Third, flexibility must be built into the intervention. Interventions do not operate uniformly across different sites. To effectively go to scale, the intervention must allow for some flexibility and adaptation. The challenge is determining how much adaptation to allow before the intervention is too different from the original model to be confident that it will still show effects. Effective interventions typically balance structure and flexibility. For example, instructional reforms in the Long Beach school district in California are supported by continuous improvement feedback loops that provide information about how and when to adapt the reforms to meet local needs. Similarly, the Knowledge Is Power Program (KIPP) Academies, which provide charter middle schools, use a set of standard operating principles known as the Five Pillars, but let individual principals decide how to implement them in their schools.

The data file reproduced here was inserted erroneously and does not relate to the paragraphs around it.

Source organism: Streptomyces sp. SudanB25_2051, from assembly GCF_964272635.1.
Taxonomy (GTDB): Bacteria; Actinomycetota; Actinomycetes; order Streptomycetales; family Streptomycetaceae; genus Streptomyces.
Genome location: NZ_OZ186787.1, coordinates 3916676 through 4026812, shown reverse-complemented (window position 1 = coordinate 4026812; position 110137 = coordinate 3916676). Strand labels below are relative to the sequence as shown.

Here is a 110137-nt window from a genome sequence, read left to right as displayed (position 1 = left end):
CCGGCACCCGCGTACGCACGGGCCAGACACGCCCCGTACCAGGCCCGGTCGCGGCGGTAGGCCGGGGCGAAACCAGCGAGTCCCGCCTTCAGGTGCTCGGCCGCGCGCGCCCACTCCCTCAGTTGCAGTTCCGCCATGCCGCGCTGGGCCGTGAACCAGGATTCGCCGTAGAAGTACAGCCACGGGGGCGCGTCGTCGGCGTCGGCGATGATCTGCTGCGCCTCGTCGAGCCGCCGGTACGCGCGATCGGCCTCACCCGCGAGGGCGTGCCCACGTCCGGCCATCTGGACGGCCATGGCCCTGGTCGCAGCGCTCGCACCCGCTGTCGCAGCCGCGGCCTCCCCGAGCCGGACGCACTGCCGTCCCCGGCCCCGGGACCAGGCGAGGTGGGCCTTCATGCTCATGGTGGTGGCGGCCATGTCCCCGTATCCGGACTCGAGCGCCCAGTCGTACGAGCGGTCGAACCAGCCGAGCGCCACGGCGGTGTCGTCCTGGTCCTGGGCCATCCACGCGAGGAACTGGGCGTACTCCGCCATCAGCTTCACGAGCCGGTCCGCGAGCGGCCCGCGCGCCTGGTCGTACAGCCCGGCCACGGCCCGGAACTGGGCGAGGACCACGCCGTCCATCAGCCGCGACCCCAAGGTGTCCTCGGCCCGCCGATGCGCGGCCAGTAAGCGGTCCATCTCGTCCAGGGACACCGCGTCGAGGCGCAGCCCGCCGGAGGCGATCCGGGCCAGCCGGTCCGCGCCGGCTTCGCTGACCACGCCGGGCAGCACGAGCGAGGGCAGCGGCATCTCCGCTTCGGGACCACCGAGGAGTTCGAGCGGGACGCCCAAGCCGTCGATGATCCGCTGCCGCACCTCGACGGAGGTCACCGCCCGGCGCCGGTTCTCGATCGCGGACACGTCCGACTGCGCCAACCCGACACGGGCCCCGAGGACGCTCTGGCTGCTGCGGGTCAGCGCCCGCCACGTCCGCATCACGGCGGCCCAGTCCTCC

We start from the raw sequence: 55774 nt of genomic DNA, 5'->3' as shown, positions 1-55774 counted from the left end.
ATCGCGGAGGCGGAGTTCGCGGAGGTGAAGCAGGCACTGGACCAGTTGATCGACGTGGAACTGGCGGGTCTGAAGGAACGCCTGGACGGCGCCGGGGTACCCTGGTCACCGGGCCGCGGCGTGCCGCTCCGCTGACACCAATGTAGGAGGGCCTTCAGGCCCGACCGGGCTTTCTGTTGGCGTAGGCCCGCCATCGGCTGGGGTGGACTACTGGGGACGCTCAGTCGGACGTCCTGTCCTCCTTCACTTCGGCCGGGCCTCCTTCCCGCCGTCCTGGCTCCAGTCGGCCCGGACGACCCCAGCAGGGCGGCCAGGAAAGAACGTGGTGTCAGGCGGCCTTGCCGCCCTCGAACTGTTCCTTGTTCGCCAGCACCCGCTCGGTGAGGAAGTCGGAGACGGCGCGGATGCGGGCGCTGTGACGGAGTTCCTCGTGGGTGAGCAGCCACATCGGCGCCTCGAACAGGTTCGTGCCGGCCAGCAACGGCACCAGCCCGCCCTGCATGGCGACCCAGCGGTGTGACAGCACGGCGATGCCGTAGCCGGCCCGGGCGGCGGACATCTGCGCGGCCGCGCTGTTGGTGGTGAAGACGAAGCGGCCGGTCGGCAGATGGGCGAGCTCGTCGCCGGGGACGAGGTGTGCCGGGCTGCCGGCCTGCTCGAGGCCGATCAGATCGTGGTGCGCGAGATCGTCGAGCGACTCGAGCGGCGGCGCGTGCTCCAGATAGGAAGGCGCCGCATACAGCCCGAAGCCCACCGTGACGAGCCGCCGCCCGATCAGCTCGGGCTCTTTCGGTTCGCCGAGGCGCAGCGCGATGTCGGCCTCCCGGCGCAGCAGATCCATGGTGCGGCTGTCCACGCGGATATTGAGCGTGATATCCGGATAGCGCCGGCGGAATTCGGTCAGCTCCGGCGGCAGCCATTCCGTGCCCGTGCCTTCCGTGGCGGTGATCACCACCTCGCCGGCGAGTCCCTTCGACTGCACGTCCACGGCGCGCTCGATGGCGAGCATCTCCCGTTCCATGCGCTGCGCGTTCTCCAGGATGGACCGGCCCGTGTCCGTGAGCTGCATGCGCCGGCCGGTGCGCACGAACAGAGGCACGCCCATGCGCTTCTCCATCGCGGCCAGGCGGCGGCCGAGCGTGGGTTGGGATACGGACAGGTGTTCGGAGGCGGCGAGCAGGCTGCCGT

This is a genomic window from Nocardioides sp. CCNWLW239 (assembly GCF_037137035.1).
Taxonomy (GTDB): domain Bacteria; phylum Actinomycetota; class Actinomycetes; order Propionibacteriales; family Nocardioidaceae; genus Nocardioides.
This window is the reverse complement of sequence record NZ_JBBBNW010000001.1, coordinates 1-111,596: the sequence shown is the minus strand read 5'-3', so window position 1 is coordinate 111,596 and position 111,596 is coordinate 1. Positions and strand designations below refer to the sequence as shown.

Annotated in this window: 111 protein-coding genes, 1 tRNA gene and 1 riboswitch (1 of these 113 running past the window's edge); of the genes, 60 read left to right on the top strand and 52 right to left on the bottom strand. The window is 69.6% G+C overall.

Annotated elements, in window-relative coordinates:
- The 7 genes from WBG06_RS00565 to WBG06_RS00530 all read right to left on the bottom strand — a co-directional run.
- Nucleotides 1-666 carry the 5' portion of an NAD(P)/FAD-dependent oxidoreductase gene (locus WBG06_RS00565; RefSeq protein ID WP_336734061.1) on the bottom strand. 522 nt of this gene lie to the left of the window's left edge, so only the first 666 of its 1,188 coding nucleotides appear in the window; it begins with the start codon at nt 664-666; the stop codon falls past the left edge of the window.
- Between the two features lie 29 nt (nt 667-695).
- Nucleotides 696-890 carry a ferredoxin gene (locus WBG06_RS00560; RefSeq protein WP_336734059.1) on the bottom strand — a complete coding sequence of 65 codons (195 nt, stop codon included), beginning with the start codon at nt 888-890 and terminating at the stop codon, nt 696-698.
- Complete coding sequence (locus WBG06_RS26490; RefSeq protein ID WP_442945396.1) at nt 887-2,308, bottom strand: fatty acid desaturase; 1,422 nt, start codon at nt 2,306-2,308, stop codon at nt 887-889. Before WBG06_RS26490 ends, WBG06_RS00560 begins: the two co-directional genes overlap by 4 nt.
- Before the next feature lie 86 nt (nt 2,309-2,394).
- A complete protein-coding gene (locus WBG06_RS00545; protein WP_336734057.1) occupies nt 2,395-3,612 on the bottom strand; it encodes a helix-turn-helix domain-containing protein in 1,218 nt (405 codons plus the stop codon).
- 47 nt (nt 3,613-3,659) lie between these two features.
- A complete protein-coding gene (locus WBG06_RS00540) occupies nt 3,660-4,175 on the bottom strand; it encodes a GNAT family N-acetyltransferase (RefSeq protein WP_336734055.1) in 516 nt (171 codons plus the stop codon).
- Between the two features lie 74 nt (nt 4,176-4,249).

Once you have determined an intervention is ready to go to scale, what challenges are involved in bringing it to new settings?
Interventions encounter several challenges when they go to scale. For example, an intervention will face greater resistance in settings where it is seen as “disruptive” to the existing system or when it is replacing an existing intervention. In such cases, more effort may be needed to convince those involved that the new intervention is worth adopting. When done well, these disruptive interventions can cause powerful changes that lead to sizable improvements.